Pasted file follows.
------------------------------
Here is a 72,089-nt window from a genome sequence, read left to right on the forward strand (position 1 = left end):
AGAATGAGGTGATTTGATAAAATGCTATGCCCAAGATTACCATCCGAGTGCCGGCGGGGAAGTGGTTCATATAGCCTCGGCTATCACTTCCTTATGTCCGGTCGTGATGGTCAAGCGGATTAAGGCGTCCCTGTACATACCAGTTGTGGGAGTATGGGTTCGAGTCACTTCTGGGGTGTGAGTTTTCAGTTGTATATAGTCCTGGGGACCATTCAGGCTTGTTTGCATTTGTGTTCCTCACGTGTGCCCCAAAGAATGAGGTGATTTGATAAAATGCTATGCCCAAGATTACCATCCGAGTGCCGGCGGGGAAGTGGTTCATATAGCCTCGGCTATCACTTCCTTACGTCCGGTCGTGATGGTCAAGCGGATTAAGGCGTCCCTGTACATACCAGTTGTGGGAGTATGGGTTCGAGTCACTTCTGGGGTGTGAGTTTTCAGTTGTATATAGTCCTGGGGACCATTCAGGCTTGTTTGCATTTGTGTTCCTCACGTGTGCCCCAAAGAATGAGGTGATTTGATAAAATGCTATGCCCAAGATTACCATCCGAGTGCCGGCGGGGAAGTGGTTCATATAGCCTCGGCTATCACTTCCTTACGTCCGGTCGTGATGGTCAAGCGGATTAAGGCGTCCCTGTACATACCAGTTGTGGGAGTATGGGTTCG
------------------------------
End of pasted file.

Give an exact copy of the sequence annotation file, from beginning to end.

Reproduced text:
Here is a 72,089-nt window from a genome sequence, read left to right on the forward strand (position 1 = left end):
AGAATGAGGTGATTTGATAAAATGCTATGCCCAAGATTACCATCCGAGTGCCGGCGGGGAAGTGGTTCATATAGCCTCGGCTATCACTTCCTTATGTCCGGTCGTGATGGTCAAGCGGATTAAGGCGTCCCTGTACATACCAGTTGTGGGAGTATGGGTTCGAGTCACTTCTGGGGTGTGAGTTTTCAGTTGTATATAGTCCTGGGGACCATTCAGGCTTGTTTGCATTTGTGTTCCTCACGTGTGCCCCAAAGAATGAGGTGATTTGATAAAATGCTATGCCCAAGATTACCATCCGAGTGCCGGCGGGGAAGTGGTTCATATAGCCTCGGCTATCACTTCCTTACGTCCGGTCGTGATGGTCAAGCGGATTAAGGCGTCCCTGTACATACCAGTTGTGGGAGTATGGGTTCGAGTCACTTCTGGGGTGTGAGTTTTCAGTTGTATATAGTCCTGGGGACCATTCAGGCTTGTTTGCATTTGTGTTCCTCACGTGTGCCCCAAAGAATGAGGTGATTTGATAAAATGCTATGCCCAAGATTACCATCCGAGTGCCGGCGGGGAAGTGGTTCATATAGCCTCGGCTATCACTTCCTTACGTCCGGTCGTGATGGTCAAGCGGATTAAGGCGTCCCTGTACATACCAGTTGTGGGAGTATGGGTTCG